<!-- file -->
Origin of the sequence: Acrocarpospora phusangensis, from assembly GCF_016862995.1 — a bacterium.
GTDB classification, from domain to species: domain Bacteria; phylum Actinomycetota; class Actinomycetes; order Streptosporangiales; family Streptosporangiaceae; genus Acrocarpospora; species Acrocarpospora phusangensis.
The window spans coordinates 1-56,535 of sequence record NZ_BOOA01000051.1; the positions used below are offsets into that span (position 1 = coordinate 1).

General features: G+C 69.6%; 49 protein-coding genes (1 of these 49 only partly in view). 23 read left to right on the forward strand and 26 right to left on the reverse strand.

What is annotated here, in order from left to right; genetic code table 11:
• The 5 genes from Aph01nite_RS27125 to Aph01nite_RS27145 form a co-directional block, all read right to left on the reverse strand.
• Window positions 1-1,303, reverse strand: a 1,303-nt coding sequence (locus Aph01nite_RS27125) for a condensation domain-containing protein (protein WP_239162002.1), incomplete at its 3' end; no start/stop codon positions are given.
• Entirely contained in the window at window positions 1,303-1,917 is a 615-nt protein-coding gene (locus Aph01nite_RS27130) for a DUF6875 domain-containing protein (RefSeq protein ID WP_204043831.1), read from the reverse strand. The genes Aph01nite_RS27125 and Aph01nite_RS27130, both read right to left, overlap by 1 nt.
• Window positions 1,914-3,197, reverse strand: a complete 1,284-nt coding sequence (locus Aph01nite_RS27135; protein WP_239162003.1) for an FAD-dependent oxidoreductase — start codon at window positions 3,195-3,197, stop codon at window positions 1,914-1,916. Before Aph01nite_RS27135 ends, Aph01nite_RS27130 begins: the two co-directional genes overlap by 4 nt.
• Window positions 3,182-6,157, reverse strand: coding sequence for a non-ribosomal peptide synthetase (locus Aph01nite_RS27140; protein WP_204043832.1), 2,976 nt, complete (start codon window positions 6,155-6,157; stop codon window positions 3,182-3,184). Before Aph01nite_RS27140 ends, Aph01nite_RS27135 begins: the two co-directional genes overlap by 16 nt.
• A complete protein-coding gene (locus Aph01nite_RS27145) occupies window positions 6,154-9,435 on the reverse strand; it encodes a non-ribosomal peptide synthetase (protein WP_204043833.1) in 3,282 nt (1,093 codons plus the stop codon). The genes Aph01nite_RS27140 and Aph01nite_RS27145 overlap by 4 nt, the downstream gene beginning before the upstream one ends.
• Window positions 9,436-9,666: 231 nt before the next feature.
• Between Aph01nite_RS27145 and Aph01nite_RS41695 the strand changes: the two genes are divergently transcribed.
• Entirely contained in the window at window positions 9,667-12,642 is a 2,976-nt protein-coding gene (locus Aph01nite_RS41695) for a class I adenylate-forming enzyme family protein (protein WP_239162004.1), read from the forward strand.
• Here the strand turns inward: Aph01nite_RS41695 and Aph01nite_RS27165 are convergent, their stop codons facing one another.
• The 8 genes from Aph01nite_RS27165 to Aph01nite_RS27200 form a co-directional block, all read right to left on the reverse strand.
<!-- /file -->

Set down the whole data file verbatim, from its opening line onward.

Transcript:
Origin of the sequence: Acrocarpospora phusangensis, from assembly GCF_016862995.1 — a bacterium.
GTDB classification, from domain to species: domain Bacteria; phylum Actinomycetota; class Actinomycetes; order Streptosporangiales; family Streptosporangiaceae; genus Acrocarpospora; species Acrocarpospora phusangensis.
The window spans coordinates 1-56,535 of sequence record NZ_BOOA01000051.1; the positions used below are offsets into that span (position 1 = coordinate 1).

General features: G+C 69.6%; 49 protein-coding genes (1 of these 49 only partly in view). 23 read left to right on the forward strand and 26 right to left on the reverse strand.

What is annotated here, in order from left to right; genetic code table 11:
• The 5 genes from Aph01nite_RS27125 to Aph01nite_RS27145 form a co-directional block, all read right to left on the reverse strand.
• Window positions 1-1,303, reverse strand: a 1,303-nt coding sequence (locus Aph01nite_RS27125) for a condensation domain-containing protein (protein WP_239162002.1), incomplete at its 3' end; no start/stop codon positions are given.
• Entirely contained in the window at window positions 1,303-1,917 is a 615-nt protein-coding gene (locus Aph01nite_RS27130) for a DUF6875 domain-containing protein (RefSeq protein ID WP_204043831.1), read from the reverse strand. The genes Aph01nite_RS27125 and Aph01nite_RS27130, both read right to left, overlap by 1 nt.
• Window positions 1,914-3,197, reverse strand: a complete 1,284-nt coding sequence (locus Aph01nite_RS27135; protein WP_239162003.1) for an FAD-dependent oxidoreductase — start codon at window positions 3,195-3,197, stop codon at window positions 1,914-1,916. Before Aph01nite_RS27135 ends, Aph01nite_RS27130 begins: the two co-directional genes overlap by 4 nt.
• Window positions 3,182-6,157, reverse strand: coding sequence for a non-ribosomal peptide synthetase (locus Aph01nite_RS27140; protein WP_204043832.1), 2,976 nt, complete (start codon window positions 6,155-6,157; stop codon window positions 3,182-3,184). Before Aph01nite_RS27140 ends, Aph01nite_RS27135 begins: the two co-directional genes overlap by 16 nt.
• A complete protein-coding gene (locus Aph01nite_RS27145) occupies window positions 6,154-9,435 on the reverse strand; it encodes a non-ribosomal peptide synthetase (protein WP_204043833.1) in 3,282 nt (1,093 codons plus the stop codon). The genes Aph01nite_RS27140 and Aph01nite_RS27145 overlap by 4 nt, the downstream gene beginning before the upstream one ends.
• Window positions 9,436-9,666: 231 nt before the next feature.
• Between Aph01nite_RS27145 and Aph01nite_RS41695 the strand changes: the two genes are divergently transcribed.
• Entirely contained in the window at window positions 9,667-12,642 is a 2,976-nt protein-coding gene (locus Aph01nite_RS41695) for a class I adenylate-forming enzyme family protein (protein WP_239162004.1), read from the forward strand.
• Here the strand turns inward: Aph01nite_RS41695 and Aph01nite_RS27165 are convergent, their stop codons facing one another.
• The 8 genes from Aph01nite_RS27165 to Aph01nite_RS27200 form a co-directional block, all read right to left on the reverse strand.